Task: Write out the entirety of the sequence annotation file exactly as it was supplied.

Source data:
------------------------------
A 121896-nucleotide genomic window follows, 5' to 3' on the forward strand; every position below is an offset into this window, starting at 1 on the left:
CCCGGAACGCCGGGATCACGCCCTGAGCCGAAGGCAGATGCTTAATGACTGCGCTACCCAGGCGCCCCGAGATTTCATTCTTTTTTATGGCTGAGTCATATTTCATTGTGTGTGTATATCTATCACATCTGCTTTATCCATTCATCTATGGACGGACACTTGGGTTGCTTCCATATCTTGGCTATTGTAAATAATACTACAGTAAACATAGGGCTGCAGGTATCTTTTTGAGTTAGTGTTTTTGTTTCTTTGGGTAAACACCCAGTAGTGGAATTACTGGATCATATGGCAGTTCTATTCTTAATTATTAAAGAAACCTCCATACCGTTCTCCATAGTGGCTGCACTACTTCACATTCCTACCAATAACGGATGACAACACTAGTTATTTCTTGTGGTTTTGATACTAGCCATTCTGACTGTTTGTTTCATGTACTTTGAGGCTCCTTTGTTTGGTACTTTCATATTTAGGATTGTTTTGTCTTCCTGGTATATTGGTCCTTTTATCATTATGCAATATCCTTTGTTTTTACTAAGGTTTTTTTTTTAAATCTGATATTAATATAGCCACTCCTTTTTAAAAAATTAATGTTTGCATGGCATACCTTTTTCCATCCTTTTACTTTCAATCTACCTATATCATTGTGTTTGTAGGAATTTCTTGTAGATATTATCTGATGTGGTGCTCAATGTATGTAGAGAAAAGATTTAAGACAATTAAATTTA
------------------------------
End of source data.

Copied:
A 121896-nucleotide genomic window follows, 5' to 3' on the forward strand; every position below is an offset into this window, starting at 1 on the left:
CCCGGAACGCCGGGATCACGCCCTGAGCCGAAGGCAGATGCTTAATGACTGCGCTACCCAGGCGCCCCGAGATTTCATTCTTTTTTATGGCTGAGTCATATTTCATTGTGTGTGTATATCTATCACATCTGCTTTATCCATTCATCTATGGACGGACACTTGGGTTGCTTCCATATCTTGGCTATTGTAAATAATACTACAGTAAACATAGGGCTGCAGGTATCTTTTTGAGTTAGTGTTTTTGTTTCTTTGGGTAAACACCCAGTAGTGGAATTACTGGATCATATGGCAGTTCTATTCTTAATTATTAAAGAAACCTCCATACCGTTCTCCATAGTGGCTGCACTACTTCACATTCCTACCAATAACGGATGACAACACTAGTTATTTCTTGTGGTTTTGATACTAGCCATTCTGACTGTTTGTTTCATGTACTTTGAGGCTCCTTTGTTTGGTACTTTCATATTTAGGATTGTTTTGTCTTCCTGGTATATTGGTCCTTTTATCATTATGCAATATCCTTTGTTTTTACTAAGGTTTTTTTTTTAAATCTGATATTAATATAGCCACTCCTTTTTAAAAAATTAATGTTTGCATGGCATACCTTTTTCCATCCTTTTACTTTCAATCTACCTATATCATTGTGTTTGTAGGAATTTCTTGTAGATATTATCTGATGTGGTGCTCAATGTATGTAGAGAAAAGATTTAAGACAATTAAATTTA